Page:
Importance of Urban Biodiversity

Our planet is going through an undeniable biodiversity crisis, and Ottawa is no exception. Animal and plant species around the world are going extinct at 1,000 times the natural rate.

In Canada, over 700 species have been classified as at risk and about 60 of them live in Ottawa. Most species at risk are found in the most densely populated areas of the country, which means that cities have an essential role to play in conserving biodiversity.

Biodiversity is nature. Healthy and biodiverse ecosystems provide services that we depend on for healthy communities and a strong economy. It is clear that conserving biodiversity is in everyone’s best interest.

Unfortunately, we are experiencing an unprecedented rate of biodiversity loss because of human-caused threats, including habitat destruction, overexploitation, invasive species, pollution and climate change. We see examples of this within the City of Ottawa, as new development projects - especially at Ottawa’s urban fringes -  eradicate or degrade greenspaces at the expense of vulnerable species and ecosystems.

One of the most valuable ways to support urban biodiversity is by implementing Nature-Based Solutions, such as rewilding initiatives.


Rewilding Ottawa!

First things first: what is rewilding (a.k.a. naturalization)?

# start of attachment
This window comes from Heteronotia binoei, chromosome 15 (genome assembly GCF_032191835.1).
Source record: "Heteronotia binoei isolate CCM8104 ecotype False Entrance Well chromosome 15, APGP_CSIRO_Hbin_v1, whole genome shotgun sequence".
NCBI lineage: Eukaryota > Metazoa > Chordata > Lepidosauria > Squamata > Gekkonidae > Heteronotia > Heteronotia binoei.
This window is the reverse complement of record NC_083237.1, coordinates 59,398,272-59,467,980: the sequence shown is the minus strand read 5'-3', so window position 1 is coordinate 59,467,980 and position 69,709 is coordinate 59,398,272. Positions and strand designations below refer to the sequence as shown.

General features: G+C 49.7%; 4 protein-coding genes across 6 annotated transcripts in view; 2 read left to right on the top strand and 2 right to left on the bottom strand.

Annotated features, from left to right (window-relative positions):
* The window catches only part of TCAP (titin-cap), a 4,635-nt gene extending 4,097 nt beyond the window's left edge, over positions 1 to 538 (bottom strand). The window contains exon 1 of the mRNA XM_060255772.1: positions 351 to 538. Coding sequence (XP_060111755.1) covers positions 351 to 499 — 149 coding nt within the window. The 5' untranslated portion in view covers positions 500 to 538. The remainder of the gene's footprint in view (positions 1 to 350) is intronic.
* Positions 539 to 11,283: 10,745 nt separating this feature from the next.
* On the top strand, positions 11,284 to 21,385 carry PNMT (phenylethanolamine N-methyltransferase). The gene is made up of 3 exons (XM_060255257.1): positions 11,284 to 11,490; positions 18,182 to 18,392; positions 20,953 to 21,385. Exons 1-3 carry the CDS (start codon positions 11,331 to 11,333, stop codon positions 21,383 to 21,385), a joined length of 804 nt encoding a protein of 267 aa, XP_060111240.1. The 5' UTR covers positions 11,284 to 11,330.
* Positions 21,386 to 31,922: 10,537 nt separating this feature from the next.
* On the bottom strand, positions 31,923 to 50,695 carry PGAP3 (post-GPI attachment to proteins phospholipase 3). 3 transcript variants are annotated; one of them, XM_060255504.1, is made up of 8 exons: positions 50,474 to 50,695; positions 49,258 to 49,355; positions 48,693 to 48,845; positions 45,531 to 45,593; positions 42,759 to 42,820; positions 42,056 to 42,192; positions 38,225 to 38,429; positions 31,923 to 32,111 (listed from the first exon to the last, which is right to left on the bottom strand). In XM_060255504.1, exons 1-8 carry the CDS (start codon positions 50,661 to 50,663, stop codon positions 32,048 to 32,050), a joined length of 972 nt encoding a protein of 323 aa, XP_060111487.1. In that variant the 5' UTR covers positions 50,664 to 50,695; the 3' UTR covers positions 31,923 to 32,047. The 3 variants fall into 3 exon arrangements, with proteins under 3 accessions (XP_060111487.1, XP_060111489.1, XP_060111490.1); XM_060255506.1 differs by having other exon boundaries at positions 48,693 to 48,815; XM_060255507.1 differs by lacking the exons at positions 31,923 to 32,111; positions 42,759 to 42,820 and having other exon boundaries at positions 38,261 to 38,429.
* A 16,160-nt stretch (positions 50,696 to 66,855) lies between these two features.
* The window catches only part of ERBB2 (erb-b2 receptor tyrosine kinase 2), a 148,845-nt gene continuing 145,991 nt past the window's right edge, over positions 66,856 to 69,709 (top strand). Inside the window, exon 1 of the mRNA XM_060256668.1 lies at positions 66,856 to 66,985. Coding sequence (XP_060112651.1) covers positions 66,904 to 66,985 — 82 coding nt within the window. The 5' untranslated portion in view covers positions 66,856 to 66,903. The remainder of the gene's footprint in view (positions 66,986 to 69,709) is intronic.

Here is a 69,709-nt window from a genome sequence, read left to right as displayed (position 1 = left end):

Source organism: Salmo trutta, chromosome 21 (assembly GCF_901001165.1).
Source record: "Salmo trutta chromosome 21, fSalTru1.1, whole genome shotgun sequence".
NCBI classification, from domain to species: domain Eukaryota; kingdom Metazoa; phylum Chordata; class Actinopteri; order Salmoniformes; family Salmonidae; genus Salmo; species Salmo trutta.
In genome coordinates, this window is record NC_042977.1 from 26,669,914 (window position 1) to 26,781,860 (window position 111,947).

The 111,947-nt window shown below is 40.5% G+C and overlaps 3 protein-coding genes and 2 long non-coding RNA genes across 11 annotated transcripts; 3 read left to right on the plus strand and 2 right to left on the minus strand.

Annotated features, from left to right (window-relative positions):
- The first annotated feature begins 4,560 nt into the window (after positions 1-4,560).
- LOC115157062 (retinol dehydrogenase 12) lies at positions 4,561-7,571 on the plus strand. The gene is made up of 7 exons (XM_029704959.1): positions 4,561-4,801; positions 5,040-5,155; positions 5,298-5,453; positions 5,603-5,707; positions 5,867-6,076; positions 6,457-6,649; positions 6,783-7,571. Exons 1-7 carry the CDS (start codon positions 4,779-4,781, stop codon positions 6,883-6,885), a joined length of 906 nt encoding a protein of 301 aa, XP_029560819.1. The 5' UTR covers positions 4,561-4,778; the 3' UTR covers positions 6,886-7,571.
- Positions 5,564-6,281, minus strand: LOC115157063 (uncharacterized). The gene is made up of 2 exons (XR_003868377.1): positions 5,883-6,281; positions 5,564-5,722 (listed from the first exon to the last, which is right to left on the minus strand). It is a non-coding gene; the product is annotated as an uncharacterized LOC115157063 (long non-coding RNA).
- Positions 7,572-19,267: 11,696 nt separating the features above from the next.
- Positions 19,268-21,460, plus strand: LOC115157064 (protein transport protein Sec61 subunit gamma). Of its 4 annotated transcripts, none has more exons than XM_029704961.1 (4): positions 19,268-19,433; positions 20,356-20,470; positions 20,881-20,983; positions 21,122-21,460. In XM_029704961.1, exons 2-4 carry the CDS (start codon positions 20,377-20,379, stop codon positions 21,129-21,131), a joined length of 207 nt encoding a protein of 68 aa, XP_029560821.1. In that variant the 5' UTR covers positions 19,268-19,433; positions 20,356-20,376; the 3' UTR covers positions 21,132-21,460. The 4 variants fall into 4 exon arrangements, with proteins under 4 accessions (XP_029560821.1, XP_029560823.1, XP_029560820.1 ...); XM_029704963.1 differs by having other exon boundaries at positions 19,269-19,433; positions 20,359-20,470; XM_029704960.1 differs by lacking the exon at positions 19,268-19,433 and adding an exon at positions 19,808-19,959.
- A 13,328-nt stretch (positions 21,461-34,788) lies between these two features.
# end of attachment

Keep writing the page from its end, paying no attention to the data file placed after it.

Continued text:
Rewilding is a method of conservation that helps nature thrive. In urban spaces in particular, rewilding is all about reimagining our relationship with nature. It involves deliberate planting of native species and allowing this vegetation to become established through natural regeneration.

Cities around the world are embracing the idea of rewilding. If Ottawa is serious about a green and just recovery from the Covid pandemic, rewilding initiatives must be prioritized. 

This is why we're creating pollinator gardens in three locations across the city. We're hoping these educate and inspire Ottawa residents to plant native pollinator plants wherever they're able! To learn more, visit our pollinator garden webpage.

Here are a few other steps we could take to support biodiversity in Ottawa.


There are several City of Ottawa by-laws that could be substantially improved to not only allow residents to have naturalized gardens, but to encourage planting that supports urban biodiversity. The Property Standards (2013-416), Property Maintenance (2005-208), and the Use and Care of Roads (2003-498) By-laws need to be amended to encourage residents to transform their lawns and boulevards (i.e., the area between the street curb and the sidewalk that is often planted with grass) to eco-friendly gardens that provide habitat for critical pollinators. (Update: the City is currently revisiting the Use and Care of Roads bylaw: learn more here!)